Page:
Protecting River Turtles From Potential Extinction

Traditionally, local communities surrounding Tahuamanu have consumed the eggs of Yellow-spotted river turtles (Podocnemis unifilis, commonly known as peta in Spanish) as an important protein source for their diet.

Photo of Yellow-spotted river turtle (Podocnemis unifilis)However, with village expansion accelerating demand for these eggs as well as increasing river traffic damaging local basins, these turtles face increased pressures from loss of habitat and overharvesting. Plus, with the boom in globalization, the use of peta eggs has developed from a local tradition into a full-fledged illegal trade, as outsiders loot eggs on the beaches of local rivers to sell in large urban centers throughout Bolivia and across the border in Brazil and Peru. Because of these factors, the peta is now listed by the International Union for Conservation of Nature’s Red List of Threatened Species (IUCN’s Red List) as a vulnerable species, likely to become threatened unless reproduction of the species improves and its habitat is better protected.

The Amazonian University of Pando – with support from our local sister organization Conservación Amazónica – ACEAA, the municipal government, and even the local Army brigade – has been leading conservation activities and research at Tahuamanu Biological Station to improve the incubation of river turtle eggs and increase survival rates of young hatchlings by delaying their release into the wild, all in order to increase the species’ chances of survival.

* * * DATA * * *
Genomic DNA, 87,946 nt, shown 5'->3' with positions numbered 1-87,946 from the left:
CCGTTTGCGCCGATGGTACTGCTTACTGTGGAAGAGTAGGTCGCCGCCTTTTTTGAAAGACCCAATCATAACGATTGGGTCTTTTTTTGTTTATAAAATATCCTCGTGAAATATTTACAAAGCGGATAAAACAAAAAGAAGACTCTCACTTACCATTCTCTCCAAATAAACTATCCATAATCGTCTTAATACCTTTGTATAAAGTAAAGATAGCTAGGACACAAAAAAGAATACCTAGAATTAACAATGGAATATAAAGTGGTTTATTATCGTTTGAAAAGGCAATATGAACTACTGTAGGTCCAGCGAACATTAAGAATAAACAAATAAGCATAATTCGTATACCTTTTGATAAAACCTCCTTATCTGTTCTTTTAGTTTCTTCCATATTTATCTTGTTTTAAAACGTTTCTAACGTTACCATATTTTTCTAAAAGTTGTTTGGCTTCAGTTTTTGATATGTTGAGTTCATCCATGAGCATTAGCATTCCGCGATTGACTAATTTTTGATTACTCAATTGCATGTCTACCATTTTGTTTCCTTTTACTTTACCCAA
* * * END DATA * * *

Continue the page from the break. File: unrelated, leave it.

Tahuamanu Research Station
Tahuamanu Research Station

Although some aspects of these conservation efforts were happening before, it was not strategic nor scientific. It did not follow systematic data collection and recording practices and procedures, and there was no follow-up conducted on the young turtles once they were released back in the wild.

We helped build the capacity of the local biological station staff to understand how to collect and register field data, and the safe collection of eggs in the field. This included using geo-referencing to track the locations of eggs and turtle releases, as well as best practices in caring and transporting these species. Strengthening the capacity of local experts not only helps ensure that future collections and hatchings are scientifically measurable in order to improve and measure impact, but also empowers local people to better manage and control the full process of conservation of these species.

We also assisted the university and local staff at the biological station in purchasing the needed scientific equipment and supplies to implement these efforts, as well as helped host a community event to train a local Army brigade to aid the collection of 1,800 eggs from 50 turtle nests.